Then I had an idea: why not store the mapping of tags to URLs in Cloudflare? I could do this with either their KV or Durable Objects products. Since Durable Objects are still in beta and the pricing after beta ends isn't clear, I opted to use KV.

I thought this would be straightforward design: I would use a tag for the key and an array of URLs for the values. Unfortunately what I didn't realize about KV is that it is not transitionally safe.

Workers KV isn’t ideal for situations where you need support for atomic operations or where values must be read and written in a single transaction.

This is a problem because I needed to read an array of URLs and add a URL to the list. Doing so isn't safe is because it can take up to 60 seconds for changes to propagate across their network.

At this point I thought about ditching KV and hoping for the best with Durable Objects, which offers transactional safety, but that seemed like a huge unknown and during the beta period there are no guarantees of persistence (which could lead to the cache not being purged correctly).

Then I thought perhaps the problem isn't the design of KV, but how I'm using it. If I were to move to a single value per key, then I wouldn't need to read and write in the same transaction. I got this idea from the Set object in JavaScript which is identical to a Map, but the keys and values are identical. What I ended up with was this code for a Cloudflare Worker:

const cache = caches.default;
const cachePut = cache.put(request, response.clone());  
const cacheKey = base64url.encode(request.url);

const tags = response.headers.get('X-Cache-Tag').split(',').reduce((acc, tag) => {
    const trimmedTag = tag.trim();

    // Ignore empty tags.
    if (trimmedTag === '') {
        return acc;
    }

    acc.push(CACHE_TAG.put([trimmedTag, cacheKey].join('|'), request.url));

    return acc;
}, []);

event.waitUntil(Promise.all([
  cachePut,
  ...tags,
]));

This design also gained the benefit of being able to retrieve the URLs that need to be purged by listing the keys by the tagged prefix:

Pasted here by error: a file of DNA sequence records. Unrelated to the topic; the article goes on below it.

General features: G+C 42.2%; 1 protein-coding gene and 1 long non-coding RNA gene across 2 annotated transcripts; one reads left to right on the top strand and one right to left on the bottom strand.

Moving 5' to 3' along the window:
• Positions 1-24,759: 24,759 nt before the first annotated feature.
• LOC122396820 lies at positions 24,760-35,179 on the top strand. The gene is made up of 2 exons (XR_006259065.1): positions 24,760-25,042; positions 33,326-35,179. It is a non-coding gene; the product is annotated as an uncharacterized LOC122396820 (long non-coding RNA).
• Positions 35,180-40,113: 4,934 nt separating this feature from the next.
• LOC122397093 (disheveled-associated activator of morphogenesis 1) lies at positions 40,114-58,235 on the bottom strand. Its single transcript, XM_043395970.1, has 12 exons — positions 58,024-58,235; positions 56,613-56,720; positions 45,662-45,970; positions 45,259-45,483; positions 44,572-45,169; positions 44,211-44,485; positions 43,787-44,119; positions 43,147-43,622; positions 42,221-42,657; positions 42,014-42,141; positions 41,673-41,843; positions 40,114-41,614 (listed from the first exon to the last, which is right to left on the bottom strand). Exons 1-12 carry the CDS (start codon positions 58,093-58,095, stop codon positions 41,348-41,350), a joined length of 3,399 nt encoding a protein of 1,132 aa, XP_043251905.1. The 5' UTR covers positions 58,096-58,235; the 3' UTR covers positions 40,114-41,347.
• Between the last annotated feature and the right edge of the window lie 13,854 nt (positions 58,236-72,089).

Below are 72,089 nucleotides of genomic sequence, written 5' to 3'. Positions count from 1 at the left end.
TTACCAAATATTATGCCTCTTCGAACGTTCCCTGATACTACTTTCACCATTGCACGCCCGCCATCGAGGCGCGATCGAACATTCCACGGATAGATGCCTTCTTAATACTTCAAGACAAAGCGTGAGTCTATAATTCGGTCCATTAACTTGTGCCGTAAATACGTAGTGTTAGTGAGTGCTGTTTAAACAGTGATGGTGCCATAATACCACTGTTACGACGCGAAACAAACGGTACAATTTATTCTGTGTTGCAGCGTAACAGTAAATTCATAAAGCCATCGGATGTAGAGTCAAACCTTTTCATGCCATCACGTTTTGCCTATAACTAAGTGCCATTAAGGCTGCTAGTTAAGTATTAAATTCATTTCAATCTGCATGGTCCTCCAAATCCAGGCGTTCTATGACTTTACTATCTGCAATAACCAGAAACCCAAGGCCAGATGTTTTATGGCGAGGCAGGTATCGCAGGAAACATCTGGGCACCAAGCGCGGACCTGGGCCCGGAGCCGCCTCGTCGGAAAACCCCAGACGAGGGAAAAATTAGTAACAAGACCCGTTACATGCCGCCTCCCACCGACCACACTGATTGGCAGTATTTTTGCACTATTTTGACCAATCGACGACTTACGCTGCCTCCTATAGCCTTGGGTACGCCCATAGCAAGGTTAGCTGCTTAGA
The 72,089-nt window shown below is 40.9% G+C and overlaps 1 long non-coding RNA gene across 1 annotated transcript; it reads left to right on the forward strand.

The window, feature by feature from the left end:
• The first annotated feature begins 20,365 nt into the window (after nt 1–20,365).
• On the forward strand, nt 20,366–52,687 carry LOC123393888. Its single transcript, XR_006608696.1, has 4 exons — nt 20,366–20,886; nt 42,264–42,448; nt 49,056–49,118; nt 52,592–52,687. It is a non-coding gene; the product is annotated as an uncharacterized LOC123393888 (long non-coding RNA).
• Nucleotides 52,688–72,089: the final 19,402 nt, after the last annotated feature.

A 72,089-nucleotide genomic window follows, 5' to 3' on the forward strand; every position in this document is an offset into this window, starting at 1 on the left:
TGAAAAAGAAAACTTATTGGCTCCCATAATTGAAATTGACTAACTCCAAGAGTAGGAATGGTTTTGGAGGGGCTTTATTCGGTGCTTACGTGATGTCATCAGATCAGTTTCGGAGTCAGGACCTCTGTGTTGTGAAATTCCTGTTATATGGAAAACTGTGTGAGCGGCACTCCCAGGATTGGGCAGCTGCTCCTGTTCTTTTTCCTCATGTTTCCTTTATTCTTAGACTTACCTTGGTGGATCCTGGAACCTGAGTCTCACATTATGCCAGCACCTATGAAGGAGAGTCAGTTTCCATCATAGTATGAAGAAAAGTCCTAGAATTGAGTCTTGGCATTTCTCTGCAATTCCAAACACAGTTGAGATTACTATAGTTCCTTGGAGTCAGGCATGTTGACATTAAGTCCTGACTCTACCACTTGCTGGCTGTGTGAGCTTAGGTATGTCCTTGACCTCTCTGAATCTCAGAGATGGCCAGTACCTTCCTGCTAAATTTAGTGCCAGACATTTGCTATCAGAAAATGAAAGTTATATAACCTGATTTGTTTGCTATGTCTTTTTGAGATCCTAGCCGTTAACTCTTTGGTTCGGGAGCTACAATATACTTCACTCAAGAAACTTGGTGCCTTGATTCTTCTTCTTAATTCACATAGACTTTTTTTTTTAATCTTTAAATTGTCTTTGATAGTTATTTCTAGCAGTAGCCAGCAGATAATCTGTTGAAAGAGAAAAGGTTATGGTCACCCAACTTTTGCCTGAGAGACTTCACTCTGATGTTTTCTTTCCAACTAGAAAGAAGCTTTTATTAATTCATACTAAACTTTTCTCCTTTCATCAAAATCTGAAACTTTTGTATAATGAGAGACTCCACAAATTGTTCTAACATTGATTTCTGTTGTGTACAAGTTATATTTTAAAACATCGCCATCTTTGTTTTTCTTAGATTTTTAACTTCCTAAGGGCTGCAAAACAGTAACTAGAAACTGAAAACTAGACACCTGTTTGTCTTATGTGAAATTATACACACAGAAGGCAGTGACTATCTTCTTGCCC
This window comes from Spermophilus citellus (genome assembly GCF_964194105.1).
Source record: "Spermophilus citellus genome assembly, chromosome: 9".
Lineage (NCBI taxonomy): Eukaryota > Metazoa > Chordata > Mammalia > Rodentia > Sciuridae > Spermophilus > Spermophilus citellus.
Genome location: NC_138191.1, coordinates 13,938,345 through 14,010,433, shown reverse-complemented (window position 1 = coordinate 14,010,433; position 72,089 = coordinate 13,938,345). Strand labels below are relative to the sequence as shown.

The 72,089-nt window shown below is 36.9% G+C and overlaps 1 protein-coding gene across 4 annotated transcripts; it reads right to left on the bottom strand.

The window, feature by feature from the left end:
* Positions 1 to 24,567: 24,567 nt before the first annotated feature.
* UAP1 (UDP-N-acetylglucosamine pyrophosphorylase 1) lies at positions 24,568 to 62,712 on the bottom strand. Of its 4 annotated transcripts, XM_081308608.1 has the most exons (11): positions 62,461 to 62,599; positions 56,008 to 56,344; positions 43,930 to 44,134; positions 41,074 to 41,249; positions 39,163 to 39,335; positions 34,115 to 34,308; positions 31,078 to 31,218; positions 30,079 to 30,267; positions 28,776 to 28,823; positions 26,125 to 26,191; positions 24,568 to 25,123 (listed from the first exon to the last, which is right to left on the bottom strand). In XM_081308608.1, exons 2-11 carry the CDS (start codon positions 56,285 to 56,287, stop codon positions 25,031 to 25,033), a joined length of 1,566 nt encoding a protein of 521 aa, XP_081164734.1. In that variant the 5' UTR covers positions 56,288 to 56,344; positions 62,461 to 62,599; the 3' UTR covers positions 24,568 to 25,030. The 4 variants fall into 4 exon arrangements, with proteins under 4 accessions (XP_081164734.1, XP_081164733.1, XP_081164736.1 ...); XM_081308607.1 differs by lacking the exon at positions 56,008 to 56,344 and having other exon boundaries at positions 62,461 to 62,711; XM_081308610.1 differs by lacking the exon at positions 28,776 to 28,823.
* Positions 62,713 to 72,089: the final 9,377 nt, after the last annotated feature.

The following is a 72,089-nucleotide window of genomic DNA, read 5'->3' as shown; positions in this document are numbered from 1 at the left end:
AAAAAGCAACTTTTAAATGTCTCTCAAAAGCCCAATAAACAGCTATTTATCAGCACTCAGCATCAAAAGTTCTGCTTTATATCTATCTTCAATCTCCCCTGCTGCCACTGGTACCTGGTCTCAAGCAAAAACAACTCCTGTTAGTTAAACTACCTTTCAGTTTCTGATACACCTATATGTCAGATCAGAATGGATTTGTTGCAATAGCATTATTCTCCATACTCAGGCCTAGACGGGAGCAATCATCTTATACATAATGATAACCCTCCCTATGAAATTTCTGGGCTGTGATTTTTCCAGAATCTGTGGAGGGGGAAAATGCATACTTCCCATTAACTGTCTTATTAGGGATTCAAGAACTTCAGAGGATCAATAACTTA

const { keys, list_complete, cursor } = await CACHE_TAG.list({
    prefix: `${tag}|`,
});

const urls = keys.map(({ name }) => {
    const [, encodedUrl] = name.split('|');

    return [name, base64url.decode(encodedUrl)];
});

From there, I could issue a cache.delete(), but I figured it's possible that I could hit the 50 subrequest limit. I instead opted to use Cloudflare's Purge API, which allows purging of up to 30 URLs per request. This gives me the ability to purge up to 1,500 URLs per purge request to my worker. Obviously this doesn't scale to large sites, but for a small blogs like this one, it works well.

Astute observers may have noticed in the code above that I am collecting tags from an X-Cache-Tag header rather than Cloudflare's Cache-Tag header. During development I discovered that the Cache-Tag header is swallowed by Cloudflare before the response reaches a Cloudflare Worker. This is written somewhat clearly in their documentation, but I completely missed it.

Solution

The Cloudflare Worker code I wrote is available on GitHub. I also wrote a small Drupal module to handle adding the X-Cache-Tag header as well as forwarding Drupal tag purge requests to a Cloudflare Worker in a format similar to what Cloudflare natively handles. 

Now that I have cache tag purging in place, I am seeing a lower Largest Concertful Paint (LCP), fewer requests to the origin server, and any changes I make in Drupal are reflected near instantly. 

I hope that Cloudflare makes its cache tag purging available to everyone in the future, but until then, it is good to know that there is a free work around for small sites like this one.

Alternatives

An alternative to doing all of this is to not have a dynamic web server in the first place. I could create a blog with a static site generator and deploy that site using Cloudflare Pages. The entire cache is purged anytime the site is updated. Honestly that is a more straightforward solution, but it does come with trade offs such as non-technical users not being able to create content and not being able to edit content from a mobile device.